Pope Francis Undermines Vatican Diplomatic Immunity with USCCB Intervention

Pope Francis salutes Chicago Archbishop Blase Joseph Cupich at the end of his weekly general audience in St. Peter's Square at the Vatican, Wednesday, Sept. 2, 2015. (AP Photo/Alessandra Tarantino)
AP Photo/Alessandra Tarantino

In ordering the U.S. bishops to abstain from voting on measures aimed at addressing clerical sex abuse, Pope Francis may have inadvertently performed the most consequential and costly act of his papacy.

The U.S. Conference of Catholic Bishops (USCCB) intended to vote on two measures responding to the ongoing sex abuse crisis in its annual fall meeting, which concluded in Baltimore on Wednesday.

A last-minute intervention, however, from the Vatican’s Congregation for Bishops instructed the USCCB to stand down and to await a meeting of global episcopal conference leadership convoked by Pope Francis for February.

The Vatican’s direct intervention into the bishops’ governance would seem to undermine the Holy See’s prime pillar of legal defense when charged with negligence in dealing with sex abuse, namely, the relative independence of Catholic dioceses from Vatican oversight.

When the 2010 suit O’Bryan vs. the Holy See sought to depose Pope Benedict XVI in a U.S. court, Vatican lawyer Jeffrey Lena employed a tightly reasoned argument before the U.S. district court in Kentucky, which hinged upon demonstrating that the Vatican was not responsible for the U.S. bishops’ policy on protecting children, and nor was it responsible for day-to-day operational policy.

The plaintiffs’ lawyer William McMurray believed that his case had class-action potential, hoping it could also benefit the thousands of victims of child sex abuse across the whole of the United States, seeking enormous sums in damages directly from Rome.

Ordinarily, under the 1976 Foreign Sovereign Immunities Act, foreign governments have immunity from prosecution in U.S. courts. However, there are nine exceptions to this immunity, one of which is the so-called “tort exception” clause.

Two years before the Kentucky hearing, a federal appeals court had said that the case could proceed under the tort exemption to the 1976 act, if it could be demonstrated that U.S. bishops were following official Vatican policy.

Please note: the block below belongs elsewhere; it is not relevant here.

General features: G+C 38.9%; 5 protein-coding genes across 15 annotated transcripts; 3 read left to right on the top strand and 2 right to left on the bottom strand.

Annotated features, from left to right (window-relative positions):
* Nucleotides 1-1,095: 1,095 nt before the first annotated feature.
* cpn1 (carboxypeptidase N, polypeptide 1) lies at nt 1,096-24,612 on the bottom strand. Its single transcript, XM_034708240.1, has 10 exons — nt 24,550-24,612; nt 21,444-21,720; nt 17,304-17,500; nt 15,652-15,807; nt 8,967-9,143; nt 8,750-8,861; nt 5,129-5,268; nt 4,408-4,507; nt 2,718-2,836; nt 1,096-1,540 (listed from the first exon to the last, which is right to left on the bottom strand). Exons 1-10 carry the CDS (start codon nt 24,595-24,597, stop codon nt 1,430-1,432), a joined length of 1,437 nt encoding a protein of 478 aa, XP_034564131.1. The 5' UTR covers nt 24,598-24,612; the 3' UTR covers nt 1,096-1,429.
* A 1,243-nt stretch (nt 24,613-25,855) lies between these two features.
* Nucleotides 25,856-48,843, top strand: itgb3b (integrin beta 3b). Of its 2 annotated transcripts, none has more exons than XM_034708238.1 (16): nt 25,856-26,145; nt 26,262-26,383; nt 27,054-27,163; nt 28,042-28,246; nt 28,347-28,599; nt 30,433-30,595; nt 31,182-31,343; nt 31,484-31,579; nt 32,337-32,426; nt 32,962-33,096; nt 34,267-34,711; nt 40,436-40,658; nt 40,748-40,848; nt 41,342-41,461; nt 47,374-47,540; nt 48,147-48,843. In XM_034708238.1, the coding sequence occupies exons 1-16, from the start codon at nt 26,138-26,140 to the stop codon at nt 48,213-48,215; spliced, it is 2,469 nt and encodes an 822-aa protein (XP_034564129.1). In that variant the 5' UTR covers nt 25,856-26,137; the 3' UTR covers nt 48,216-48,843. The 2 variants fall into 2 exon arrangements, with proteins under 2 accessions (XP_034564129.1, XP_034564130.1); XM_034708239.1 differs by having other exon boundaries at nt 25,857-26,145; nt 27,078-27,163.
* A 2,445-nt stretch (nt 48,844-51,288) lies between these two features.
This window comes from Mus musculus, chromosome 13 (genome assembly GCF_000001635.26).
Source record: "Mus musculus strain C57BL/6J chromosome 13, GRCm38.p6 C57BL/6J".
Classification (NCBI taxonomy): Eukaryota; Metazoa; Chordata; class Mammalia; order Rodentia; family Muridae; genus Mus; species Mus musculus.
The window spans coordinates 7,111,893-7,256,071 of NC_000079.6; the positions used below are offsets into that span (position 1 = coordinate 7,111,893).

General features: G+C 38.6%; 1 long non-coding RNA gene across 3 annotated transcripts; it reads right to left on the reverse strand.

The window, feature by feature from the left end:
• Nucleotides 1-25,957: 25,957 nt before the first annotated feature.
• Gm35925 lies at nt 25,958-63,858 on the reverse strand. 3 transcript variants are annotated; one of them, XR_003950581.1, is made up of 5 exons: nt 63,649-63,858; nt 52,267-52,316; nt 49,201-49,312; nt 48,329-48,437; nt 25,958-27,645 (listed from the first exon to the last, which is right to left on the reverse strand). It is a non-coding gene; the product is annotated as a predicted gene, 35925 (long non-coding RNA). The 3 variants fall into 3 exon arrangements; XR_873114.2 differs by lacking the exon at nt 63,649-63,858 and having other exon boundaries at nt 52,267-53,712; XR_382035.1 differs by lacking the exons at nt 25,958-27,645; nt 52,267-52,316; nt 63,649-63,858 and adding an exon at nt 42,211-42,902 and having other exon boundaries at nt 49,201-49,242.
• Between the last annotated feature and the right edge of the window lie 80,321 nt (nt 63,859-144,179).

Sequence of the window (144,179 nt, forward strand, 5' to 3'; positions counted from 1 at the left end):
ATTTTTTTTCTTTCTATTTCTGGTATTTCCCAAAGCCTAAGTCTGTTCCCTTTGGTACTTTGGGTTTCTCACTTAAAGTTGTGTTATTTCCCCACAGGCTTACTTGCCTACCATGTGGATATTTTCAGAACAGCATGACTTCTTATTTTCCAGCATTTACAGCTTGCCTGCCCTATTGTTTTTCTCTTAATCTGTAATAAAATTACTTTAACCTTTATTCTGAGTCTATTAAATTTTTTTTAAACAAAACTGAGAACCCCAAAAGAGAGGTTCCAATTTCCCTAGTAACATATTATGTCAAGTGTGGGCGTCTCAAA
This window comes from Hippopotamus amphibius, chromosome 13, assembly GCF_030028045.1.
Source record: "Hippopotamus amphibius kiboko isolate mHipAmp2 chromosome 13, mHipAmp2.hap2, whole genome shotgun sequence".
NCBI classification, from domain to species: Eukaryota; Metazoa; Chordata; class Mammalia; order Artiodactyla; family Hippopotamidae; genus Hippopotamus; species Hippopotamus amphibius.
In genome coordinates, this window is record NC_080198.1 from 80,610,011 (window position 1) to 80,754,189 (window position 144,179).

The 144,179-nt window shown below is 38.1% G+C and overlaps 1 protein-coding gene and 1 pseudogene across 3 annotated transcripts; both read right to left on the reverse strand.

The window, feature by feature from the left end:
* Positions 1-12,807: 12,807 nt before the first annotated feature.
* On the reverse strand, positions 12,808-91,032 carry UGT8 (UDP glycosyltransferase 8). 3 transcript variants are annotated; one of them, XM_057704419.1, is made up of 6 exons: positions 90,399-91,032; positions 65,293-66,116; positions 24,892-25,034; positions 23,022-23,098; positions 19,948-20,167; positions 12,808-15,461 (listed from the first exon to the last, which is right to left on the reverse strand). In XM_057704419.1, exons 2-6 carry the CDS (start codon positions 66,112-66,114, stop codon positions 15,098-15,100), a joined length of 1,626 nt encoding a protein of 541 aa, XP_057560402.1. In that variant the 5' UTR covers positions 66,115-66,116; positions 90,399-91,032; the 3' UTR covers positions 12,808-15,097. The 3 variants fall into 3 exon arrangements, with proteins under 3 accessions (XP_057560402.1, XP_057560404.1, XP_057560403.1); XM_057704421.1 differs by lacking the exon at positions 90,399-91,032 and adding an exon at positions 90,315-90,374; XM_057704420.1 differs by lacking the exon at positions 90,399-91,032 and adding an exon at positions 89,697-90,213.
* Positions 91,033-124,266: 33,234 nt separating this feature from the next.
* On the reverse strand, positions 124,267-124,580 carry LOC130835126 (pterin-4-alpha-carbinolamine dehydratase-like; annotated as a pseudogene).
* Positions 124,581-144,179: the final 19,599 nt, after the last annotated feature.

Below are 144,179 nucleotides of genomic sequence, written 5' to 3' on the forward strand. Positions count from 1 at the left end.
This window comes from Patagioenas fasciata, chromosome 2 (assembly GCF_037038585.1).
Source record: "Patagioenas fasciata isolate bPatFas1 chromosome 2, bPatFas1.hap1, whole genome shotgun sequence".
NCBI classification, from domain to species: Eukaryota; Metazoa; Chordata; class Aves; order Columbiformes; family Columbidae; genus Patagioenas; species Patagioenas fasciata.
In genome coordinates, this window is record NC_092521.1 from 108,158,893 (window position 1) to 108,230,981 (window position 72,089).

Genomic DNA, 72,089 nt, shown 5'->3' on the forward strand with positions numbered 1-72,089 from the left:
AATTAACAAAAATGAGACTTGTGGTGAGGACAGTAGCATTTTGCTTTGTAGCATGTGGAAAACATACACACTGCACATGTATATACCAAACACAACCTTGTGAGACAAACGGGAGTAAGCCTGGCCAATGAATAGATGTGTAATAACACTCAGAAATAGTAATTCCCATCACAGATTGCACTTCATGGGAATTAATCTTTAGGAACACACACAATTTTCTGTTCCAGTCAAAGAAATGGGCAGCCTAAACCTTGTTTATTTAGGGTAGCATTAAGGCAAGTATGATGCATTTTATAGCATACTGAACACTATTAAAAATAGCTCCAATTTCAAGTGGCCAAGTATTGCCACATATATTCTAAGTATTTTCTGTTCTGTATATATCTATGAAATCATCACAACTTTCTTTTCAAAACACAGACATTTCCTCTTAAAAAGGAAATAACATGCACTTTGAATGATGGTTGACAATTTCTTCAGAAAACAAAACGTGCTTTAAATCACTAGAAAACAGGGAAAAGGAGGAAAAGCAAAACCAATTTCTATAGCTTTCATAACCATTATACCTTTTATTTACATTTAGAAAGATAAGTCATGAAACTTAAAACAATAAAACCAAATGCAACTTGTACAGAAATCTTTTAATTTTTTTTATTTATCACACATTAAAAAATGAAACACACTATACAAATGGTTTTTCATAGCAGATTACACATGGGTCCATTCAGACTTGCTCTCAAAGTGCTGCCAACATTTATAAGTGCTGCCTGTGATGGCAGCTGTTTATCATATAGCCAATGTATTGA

This is what makes the Vatican’s eleventh-hour intervention in Baltimore so potentially momentous. It seems to willing wave aside the carefully crafted legal boundaries that the Vatican has energetically used to defend itself from international prosecution.

The failure of the U.S. bishops to challenge the order from the Vatican’s Congregation for Bishops suggests that the bishops are indeed answerable to the Holy See on operational matters dealing with sex abuse policy.

This tacit admission will almost certainly have massive ramifications in future litigation.

Considering the rise in abuse claims facing the Church in the United States, it is difficult to imagine that the Vatican will not see a dramatic increase in legal actions, which could open the Holy See to billions of dollars in claims.

The O’Bryan action was withdrawn in 2011, in part because 243 abuse victims had already reached a direct settlement with the Archdiocese of Louisville and in part because of the precedent of earlier court rulings recognising the Holy See’s immunity from prosecution.

According to research compiled by Bishop-Accountability.org, to date 15 U.S. dioceses have been declared bankrupt following the post-Boston settlements, with post-1980s settlements totaling over $3 billion.

The Vatican’s apparent abandonment of a long-standing principle of legal defense has potentially game-changing consequences for the future.

The direct Vatican intervention in the U.S. bishops’ response to the sex abuse crisis could easily be the most consequential act of Pope Francis’ papacy, which is not precisely the legacy his followers would wish.

Benjamin Harnwell is director of the Rome-based Dignitatis Humanae Institute.  Follow him on Twitter @ben_harnwell


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